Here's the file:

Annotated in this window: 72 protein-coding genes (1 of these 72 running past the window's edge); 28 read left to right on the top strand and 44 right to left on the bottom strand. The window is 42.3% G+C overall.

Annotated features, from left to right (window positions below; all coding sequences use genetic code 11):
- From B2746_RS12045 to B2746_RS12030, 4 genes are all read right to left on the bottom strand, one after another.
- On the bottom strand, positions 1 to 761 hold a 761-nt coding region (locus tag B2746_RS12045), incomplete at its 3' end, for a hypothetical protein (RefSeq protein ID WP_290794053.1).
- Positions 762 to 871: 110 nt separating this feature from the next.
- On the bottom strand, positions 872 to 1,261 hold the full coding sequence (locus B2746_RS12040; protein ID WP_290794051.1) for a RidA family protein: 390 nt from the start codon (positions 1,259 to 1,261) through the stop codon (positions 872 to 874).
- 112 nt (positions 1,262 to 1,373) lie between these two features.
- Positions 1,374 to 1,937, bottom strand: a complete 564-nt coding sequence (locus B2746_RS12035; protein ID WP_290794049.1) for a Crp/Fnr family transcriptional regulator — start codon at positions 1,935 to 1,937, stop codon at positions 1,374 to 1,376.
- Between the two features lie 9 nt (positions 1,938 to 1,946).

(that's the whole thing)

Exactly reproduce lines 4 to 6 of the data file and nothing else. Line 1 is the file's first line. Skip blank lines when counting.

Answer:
- On the bottom strand, positions 1 to 761 hold a 761-nt coding region (locus tag B2746_RS12045), incomplete at its 3' end, for a hypothetical protein (RefSeq protein ID WP_290794053.1).
- Positions 762 to 871: 110 nt separating this feature from the next.
- On the bottom strand, positions 872 to 1,261 hold the full coding sequence (locus B2746_RS12040; protein ID WP_290794051.1) for a RidA family protein: 390 nt from the start codon (positions 1,259 to 1,261) through the stop codon (positions 872 to 874).